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Title: Raising the Level of Abstraction in Behavioral Modeling, Programming Patterns and Transformations (Verhogen van het niveau van abstractie in het modelleren van gedrag, programmeerpatronen en transformaties)
Other Titles: Raising the Level of Abstraction in Behavioral Modeling, Programming Patterns and Transformations
Authors: Delanote, Geert; M9300060
Issue Date: 30-Apr-2014
Abstract: Since the very beginning of software development there was an unstoppable demand for higher productivity, better quality and more complex software systems. If the problem to be solved by the software system has a high complexity, solving it will inevitably also be complex. This inherent complexity is often referred to as essential complexity. The way software is developed however also causes some complexity. Better software development processes and better software building techniques, for example (programming) languages, reduce this complexity. Lower expressiveness and less abstraction introduce unnecessary and avoidable challenges that is often referred to as accidental complexity.The goal of this work is to contribute to the reduction of accidental complexity of building software systems. Improvements on three different places in the development process are proposed:• Programming Patterns: properties and associations are typically accompanied with requirements restricting the values properties or objects an object can be associated with. Three different types of requirements are identified to facilitate the (re-)definition of requirements at different positions in the class hierarchy. Value Requirements restrict the values independent of the state of the object. State Requirements restrict allowed combinations of values of different properties and associations. Transition Requirements restrict transitions to new values in view of current values. A separation of concerns between the development of methods describing requirements and the methods describing the state changes is reached by encapsulating the description of the requirements in their own inspectors. A family of patterns describes how all methods describing the state and behavior of a property or association collaborate. Finally, a first step towards a language extension to avoid the technical code of the patterns is presented.• Behavioral Modeling: conceptual models introduce accidental complexity when they contain technical aspects in order to describe real-world facts. Such complexity is introduced by enforcing (“locking in”) decisions that should have been made in a later activity in the software development process. UML and OCL lack expressive constructs to reason about event occurrences, even more so when the historical aspect of such occurrences becomes important. This work presents a new operator, the #-operator, that allows analysts to treat events as first-class citizens. By assigning a property, that represents the execution time, to events, it becomes possible to model historical event information without the need to introduce irrelevant facts in the conceptual model. A conceptual model never describes the whole universe, but is always a description of a subset of real-world facts. The decision to model a given fact as an object or as an event depends on the selected subset of real-world facts. A guiding principle assists the analyst in his decision-making: if the lifetime of a fact is of importance then the fact should be modeled as an object. Otherwise, if the fact is instantaneous, the fact should be modeled as an event.• Transformations: generally, multiple languages are used during the development of a software system. Each language is formally defined by a metamodel. These metamodels serve as the basis to define transformations between the different models. Different metamodels mostly have common structural constructs and associated functionality: a framework offering constructs to build hierarchical composition structures is developed to avoid the need repeat this work over and over again. A distinction is made between parent/child relations to specify interdependencies and dependee/dependant relations to specify unidirectional dependencies. Next to these constructs, the framework offers a metamodel-independent transformation approach. The knowledge of how to transform concrete metamodel elements is decoupled from the managing algorithm. Developers of a transformation provide strategies to transform concrete model elements, while the framework is responsible for tasks as execution order, managing cross-model consistency, model validity,…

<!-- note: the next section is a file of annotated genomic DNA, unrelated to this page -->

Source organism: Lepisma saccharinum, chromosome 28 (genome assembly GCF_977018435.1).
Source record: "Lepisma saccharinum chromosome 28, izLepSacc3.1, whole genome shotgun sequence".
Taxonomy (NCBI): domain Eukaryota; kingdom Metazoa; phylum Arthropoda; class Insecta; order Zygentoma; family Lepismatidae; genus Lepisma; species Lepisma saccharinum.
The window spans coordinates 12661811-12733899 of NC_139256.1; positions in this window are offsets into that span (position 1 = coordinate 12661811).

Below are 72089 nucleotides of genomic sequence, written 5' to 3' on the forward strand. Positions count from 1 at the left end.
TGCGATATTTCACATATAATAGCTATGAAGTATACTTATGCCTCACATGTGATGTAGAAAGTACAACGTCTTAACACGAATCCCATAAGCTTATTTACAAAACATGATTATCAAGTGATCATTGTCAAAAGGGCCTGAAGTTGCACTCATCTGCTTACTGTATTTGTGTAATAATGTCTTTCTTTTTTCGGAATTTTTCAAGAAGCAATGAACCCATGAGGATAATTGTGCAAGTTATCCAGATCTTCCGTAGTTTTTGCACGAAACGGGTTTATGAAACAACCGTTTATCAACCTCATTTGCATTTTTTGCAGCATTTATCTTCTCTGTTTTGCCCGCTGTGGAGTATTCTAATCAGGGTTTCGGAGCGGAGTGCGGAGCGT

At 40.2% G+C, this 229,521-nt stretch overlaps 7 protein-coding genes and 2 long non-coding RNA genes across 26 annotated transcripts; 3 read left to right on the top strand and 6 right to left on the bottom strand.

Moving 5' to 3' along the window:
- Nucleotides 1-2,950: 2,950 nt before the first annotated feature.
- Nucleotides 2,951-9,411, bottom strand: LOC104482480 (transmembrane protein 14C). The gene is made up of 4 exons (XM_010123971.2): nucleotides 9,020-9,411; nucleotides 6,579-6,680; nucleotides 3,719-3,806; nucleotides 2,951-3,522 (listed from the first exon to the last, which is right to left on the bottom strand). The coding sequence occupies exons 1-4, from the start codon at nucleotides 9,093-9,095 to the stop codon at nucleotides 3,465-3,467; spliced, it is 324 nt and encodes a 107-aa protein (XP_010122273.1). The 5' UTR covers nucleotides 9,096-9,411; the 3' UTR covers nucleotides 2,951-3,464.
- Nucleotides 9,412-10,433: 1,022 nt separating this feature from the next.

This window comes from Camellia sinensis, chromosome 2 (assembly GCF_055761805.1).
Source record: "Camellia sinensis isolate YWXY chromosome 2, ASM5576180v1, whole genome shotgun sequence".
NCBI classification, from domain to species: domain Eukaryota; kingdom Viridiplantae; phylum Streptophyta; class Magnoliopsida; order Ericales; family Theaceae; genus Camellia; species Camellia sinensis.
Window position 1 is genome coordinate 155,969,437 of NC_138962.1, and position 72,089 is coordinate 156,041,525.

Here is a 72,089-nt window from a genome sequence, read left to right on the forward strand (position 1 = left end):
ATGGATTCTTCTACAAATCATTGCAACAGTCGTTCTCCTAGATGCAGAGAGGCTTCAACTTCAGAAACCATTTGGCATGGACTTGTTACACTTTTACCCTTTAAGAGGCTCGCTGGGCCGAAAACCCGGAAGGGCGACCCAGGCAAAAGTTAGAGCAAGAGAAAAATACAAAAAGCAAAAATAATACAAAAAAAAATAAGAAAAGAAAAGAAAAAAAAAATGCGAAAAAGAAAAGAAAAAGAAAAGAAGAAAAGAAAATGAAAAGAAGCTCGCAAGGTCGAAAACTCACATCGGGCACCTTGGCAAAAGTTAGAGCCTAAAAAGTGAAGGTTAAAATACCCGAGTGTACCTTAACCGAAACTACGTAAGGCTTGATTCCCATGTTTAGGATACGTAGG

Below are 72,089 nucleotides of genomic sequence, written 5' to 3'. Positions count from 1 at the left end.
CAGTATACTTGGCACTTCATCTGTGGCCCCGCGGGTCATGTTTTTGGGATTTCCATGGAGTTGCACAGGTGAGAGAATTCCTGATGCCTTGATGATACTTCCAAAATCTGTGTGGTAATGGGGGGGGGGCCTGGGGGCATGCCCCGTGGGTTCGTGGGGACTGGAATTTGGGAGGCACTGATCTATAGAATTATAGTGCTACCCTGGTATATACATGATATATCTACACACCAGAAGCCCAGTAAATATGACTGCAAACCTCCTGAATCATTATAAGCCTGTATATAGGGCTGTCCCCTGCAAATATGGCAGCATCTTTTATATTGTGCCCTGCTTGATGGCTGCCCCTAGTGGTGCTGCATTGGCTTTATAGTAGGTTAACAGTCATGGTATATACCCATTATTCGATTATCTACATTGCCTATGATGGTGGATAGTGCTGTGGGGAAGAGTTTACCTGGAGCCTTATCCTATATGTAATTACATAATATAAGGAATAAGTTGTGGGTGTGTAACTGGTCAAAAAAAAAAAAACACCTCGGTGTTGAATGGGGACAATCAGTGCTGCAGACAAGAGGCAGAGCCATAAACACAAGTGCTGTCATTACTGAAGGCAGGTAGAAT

Publication status: published
KU Leuven publication type: TH
Appears in Collections:Informatics Section

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